Dance Dance Revolution has become more than a phenomenon and much, much more than a simple fad. It’s actually become a total movement. Initially taking Japan by storm, DDR’s slow but steady invasion of the globe has established a solid following of fans. Placed in music videos, commercials and mainstream magazines, as well as spawning numerous dance contests around the country, the game appeals to even the most skeptical observer because it allows players to develop their own individual style of play. But for those of you who are intimidated by the dancing dynamos in your local arcades and pizza parlors, never fear, because Konami has released Dance Dance Revolution Max for the PS2, allowing you to get your groove on in the privacy of your own home.
The mechanics of gameplay for DDR Max are relatively unchanged from other titles in the series, so newer players need not worry about having a certain amount of familiarity with the previously released games. Basically, you wait until the scrolling arrows that are measured in time with the music (or steps) line up with the transparent set of arrows at the top of the screen. Once that happens, you press the corresponding direction on the dance pad or controller. Failing to achieve this task in rhythm to the music releases a chorus of boos and jeers, and if it continues for too long, ends your game immediately.
However, there are four major additions to the initial gameplay that distinguishes DDR Max from its predecessors. The first is a modification of the difficulty levels. Players now have a choice between Light, Standard and Heavy difficulty, with the maddening Oni mode awaiting players good enough to unlock it. Choosing a difficulty level affects the number of steps placed within each song. It also affects another addition, that of the groove radar. Veteran DDR Players are used to the foot rating, which indicates the intensity of a particular song. DDR Max’s groove radar provides even more detailed information, listing things such as the overall density and irregularity of the steps, number of jumps in a song, and number of freeze steps. Newly included in this version, freeze steps require you to keep one or both feet held onto a specific arrow for a prolonged period of time. Even more strenuous are freeze sections, which will actually pause the arrows onscreen from an undetermined period of time before continuing.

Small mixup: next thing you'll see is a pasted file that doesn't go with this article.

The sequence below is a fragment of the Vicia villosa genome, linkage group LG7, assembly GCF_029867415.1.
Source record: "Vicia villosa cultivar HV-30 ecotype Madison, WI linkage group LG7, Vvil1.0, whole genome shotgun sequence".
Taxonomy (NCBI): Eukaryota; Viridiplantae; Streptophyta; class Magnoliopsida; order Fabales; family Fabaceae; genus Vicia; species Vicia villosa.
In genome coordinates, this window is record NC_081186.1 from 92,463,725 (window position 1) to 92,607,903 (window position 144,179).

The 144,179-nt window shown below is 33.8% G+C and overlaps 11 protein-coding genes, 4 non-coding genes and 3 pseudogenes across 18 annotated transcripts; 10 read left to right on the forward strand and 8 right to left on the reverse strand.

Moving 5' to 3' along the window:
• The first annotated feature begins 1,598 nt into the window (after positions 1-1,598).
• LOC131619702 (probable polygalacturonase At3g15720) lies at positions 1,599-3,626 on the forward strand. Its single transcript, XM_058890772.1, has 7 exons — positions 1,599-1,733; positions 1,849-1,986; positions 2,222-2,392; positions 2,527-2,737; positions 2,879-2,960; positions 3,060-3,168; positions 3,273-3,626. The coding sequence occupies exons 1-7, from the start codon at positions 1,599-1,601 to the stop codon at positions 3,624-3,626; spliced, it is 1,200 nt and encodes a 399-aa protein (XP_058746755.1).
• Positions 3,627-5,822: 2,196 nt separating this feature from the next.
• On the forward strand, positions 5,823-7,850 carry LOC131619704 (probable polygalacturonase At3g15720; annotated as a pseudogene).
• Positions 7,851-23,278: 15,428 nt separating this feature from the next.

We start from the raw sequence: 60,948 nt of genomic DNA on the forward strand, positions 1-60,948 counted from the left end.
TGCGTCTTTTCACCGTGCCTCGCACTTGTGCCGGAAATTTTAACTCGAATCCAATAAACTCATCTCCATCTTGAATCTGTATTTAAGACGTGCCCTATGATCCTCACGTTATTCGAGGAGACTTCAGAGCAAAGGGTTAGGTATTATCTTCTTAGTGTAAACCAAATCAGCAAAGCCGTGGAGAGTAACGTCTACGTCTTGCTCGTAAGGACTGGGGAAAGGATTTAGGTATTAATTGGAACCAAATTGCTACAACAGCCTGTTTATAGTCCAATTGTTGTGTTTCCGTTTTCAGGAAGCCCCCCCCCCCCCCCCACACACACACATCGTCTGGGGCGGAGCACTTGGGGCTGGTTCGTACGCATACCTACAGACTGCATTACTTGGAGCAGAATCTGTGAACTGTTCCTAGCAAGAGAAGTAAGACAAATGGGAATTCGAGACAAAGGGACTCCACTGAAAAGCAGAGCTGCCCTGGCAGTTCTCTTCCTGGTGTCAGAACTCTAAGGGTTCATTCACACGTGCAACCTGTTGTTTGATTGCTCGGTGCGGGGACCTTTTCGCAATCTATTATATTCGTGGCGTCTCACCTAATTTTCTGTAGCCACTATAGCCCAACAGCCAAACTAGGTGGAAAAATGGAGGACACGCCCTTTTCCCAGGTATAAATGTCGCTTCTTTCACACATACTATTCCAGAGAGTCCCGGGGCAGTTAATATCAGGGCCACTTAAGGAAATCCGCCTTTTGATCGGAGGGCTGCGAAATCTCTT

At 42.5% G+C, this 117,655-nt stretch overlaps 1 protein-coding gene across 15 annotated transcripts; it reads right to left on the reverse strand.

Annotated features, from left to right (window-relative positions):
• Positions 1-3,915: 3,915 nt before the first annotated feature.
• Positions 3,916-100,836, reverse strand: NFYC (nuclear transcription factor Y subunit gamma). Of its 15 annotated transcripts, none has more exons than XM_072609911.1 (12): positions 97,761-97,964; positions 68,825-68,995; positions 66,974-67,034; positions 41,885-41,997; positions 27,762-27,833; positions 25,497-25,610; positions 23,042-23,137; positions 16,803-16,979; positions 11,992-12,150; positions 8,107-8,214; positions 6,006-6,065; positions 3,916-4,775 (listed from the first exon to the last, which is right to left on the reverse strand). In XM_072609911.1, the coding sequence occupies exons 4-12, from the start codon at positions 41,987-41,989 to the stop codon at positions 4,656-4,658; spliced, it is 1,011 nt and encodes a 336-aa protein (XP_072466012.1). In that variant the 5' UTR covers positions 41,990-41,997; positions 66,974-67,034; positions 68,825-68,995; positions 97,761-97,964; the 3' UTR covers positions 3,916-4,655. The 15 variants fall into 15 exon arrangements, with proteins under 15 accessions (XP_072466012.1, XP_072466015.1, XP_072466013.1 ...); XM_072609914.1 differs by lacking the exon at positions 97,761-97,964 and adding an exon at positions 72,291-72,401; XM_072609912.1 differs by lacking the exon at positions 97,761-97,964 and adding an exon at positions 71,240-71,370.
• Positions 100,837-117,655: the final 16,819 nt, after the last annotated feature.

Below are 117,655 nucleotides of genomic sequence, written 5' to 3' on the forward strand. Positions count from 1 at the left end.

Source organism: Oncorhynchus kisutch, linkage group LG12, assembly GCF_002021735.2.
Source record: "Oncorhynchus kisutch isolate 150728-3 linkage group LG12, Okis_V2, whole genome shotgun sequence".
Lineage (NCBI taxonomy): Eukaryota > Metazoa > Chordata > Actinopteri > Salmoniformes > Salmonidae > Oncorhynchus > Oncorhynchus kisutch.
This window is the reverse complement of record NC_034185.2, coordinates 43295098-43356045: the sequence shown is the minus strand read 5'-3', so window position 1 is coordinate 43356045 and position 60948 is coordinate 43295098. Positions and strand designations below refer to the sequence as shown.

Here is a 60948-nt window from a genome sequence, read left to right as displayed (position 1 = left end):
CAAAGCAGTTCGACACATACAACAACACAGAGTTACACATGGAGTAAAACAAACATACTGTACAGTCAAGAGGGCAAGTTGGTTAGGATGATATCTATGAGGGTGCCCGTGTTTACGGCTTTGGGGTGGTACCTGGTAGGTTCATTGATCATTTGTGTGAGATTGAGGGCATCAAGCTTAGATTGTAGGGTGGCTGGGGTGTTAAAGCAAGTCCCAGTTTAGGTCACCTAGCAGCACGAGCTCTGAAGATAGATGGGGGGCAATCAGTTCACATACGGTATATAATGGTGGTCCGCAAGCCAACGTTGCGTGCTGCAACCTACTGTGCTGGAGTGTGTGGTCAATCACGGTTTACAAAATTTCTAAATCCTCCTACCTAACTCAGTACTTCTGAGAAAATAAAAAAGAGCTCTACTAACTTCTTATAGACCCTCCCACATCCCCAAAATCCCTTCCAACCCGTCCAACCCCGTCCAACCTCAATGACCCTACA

Aside from these additions to gameplay, DDR Max hosts the same features of the previous games. There are lessons for novices to learn the basics of the game, such as where to place your feet and how to get used to the simplest pattern in the game. Training mode allows you to practice your steps for any one of the songs in the game, which is sometimes good to help you pass particularly tough tunes. For budding choreographers, there’s an edit mode, which lets you create your own routines to songs that you can save and play for your friends. Plus, the ever popular workout mode returns, tracking your calorie expenditure during your dancing sessions. It will also track and provide charts of your aerobic progress over a period of time.
Veterans to the series will notice some graphical changes to DDR Max. The most immediate change is the removal of the dancing characters that have been scattered throughout previous games, but were prevalent throughout Konamix. Although there are moments when these characters will pop back in from time to time, they have been replaced by even more colorful backgrounds that are reminiscent of club videos. With large bursts of color, light shows and video streaming through the background, DDR Max gives you the feeling that you’re at a nightclub on a dance floor with every song. Observers will enjoy these graphics the most, as players will be concentrating on hitting the arrows at the right time, which can still get lost at times during the most vivid backgrounds.
Musically, however, this is the richest DDR game to date. With at least 70 songs available to players, featuring remixed tunes from previous games as well as new songs, players should be able to find at least one song that continually gets stuck in their head. But DDR Max doesn’t just give you every song and let you choose. Instead, it offers about 20-30 songs at first, allowing you to unlock additional songs with play. While you’ll receive bonus tunes for good play, in a creative twist, you can also receive some songs if you fail. Along with these new songs, you’ll also receive track information on the song, the DJ, and the edition of DDR that it was first featured in, among others.
Simply put, DDR Max features the same addictive gameplay of the previous games, but with a lot more options. Considering the sheer number of songs presented, the game more than makes up for itself value wise, but if you then throw in all the specific choices you can add to a round of dancing, you’ll find yourself in DDR Nirvana. Dancers and fans of the series shouldn’t be caught dead without this disc inside their PS2, and even the most rhythmically challenged gamer should give it a shot. They’ll probably find a new favorite for their collection.